Having to state one’s address in a situation like that seems like a poor policy, especially when as a city, Saint Paul is beginning to recognize its long-standing inequalities and striving to open up access to government to more people. In putting together a public engagement process, cities must always ask themselves how the rules of engagement might have unequal impacts. For example, which voices are lifted up and amplified if we change our policy? Which voices are silenced?
In a way, civic public engagement is like sitting at a giant mixing board in a sound studio. The people in charge of the meeting or organizing the neighborhood group structure have the ability to amplify or silence entire groups by simply changing the balance within our policies. Decisions about whether we accept emails versus hand-written letters versus gathered petitions have a big impact on whose voices are seen and heard. I recall one Zoning Committee case where the applicant required a translator the entire time and, lacking any East African language skills, I can only hope that the person translating did a good job communicating the city’s point of view. Other key factors include time of day, day-care options, location and accessibility, time limits, etc.
Personally, I can recall times when requiring a statement of one’s address was useful. For example, there was one day of Planning Commission testimony where every single testifier was an employee of one particular manufacturer. The company didn’t want to see a particular planning decision go through, and had brought in dozens of their employees. Each of them came to the microphone and made the same series of points about how important their job was, framing the issue as one of justice for working class people.
But then during the testimony, a fellow Commissioner asked each of them to give their address. It turned out that every single one of the testifiers lived in a distant exurban city like Osceola, Forest Lake, or Lakeville, and not one of the speakers lived in Saint Paul. The Commissioner’s point, I think, was to illustrate how the interests of the city were not being reflected by the interests of that particular company.
(Note: the company was sold to a different conglomerate shortly after this testimony, a fact that I believe was a big motivation for them to participate at this particular public hearing.)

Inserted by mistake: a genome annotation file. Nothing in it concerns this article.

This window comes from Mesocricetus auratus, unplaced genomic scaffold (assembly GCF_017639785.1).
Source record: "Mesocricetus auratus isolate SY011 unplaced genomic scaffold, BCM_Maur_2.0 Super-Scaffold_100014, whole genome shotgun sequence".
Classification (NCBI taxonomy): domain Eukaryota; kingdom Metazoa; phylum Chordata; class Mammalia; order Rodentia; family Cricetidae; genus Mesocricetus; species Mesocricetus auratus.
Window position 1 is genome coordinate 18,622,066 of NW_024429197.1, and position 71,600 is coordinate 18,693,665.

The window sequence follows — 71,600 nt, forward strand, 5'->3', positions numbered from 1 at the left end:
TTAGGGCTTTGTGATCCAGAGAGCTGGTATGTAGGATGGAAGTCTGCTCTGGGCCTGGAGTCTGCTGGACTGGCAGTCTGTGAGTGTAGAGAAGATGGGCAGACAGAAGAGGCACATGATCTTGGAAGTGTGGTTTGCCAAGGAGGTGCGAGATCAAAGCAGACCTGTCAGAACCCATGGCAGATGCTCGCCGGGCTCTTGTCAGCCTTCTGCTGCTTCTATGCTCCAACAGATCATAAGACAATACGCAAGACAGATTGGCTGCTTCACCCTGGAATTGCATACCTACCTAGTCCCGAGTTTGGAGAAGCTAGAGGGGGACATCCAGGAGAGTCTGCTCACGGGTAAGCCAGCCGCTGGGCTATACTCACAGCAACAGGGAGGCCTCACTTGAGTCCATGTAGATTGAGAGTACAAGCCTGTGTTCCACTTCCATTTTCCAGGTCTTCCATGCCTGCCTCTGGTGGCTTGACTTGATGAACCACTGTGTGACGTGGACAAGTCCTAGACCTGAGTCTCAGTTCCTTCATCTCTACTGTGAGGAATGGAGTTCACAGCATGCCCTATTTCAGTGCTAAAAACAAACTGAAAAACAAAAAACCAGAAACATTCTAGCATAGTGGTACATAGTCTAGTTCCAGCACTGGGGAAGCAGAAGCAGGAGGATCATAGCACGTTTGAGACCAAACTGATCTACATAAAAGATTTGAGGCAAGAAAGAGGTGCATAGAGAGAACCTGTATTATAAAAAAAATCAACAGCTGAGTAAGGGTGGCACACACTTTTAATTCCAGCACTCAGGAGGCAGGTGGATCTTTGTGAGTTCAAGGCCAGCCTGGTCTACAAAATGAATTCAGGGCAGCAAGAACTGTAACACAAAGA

Engagement is messy, but should bend toward equity
In the end, I don’t believe there is one right answer when it comes to how to hold a public hearing. Instead, I think that the processes and procedures that a city chooses to use should be continually refined and changed according to the shifting needs of the populations involved. Most importantly, I believe a city should always be checking to make sure that its public engagement and democratic processes reflect its population.
This last point is crucial. Too often in the past, public forums have simply been echo chambers for the most influential, wealthy, and engaged. Those kinds of meetings become permission slips to continue civic policies that perpetuate inequality. That’s why I believe we need to keep asking ourselves, as a city, whether any given public engagement process reflects our values. For example, how many testifiers or commenters are people of color, new immigrants, renters, older or younger citizens, or come from different class backgrounds?
Personally, I think the recent change to have a written-but-not-spoken address requirement is fine. We need to make sure that all our citizens are heard, and we need to most especially amplify and include voices that are neglected, drowned out, or less empowered by traditional practices. If women or immigrants are excluded by the practice of orally stating one’s address— and I think we should give people’s claims the benefit of the doubt here — then Saint Paul should make this one small change and see how it works. If it’s a disaster, we can always fix it, but in the meantime, I hope it will help move us closer to being a more inclusive, more democratic city.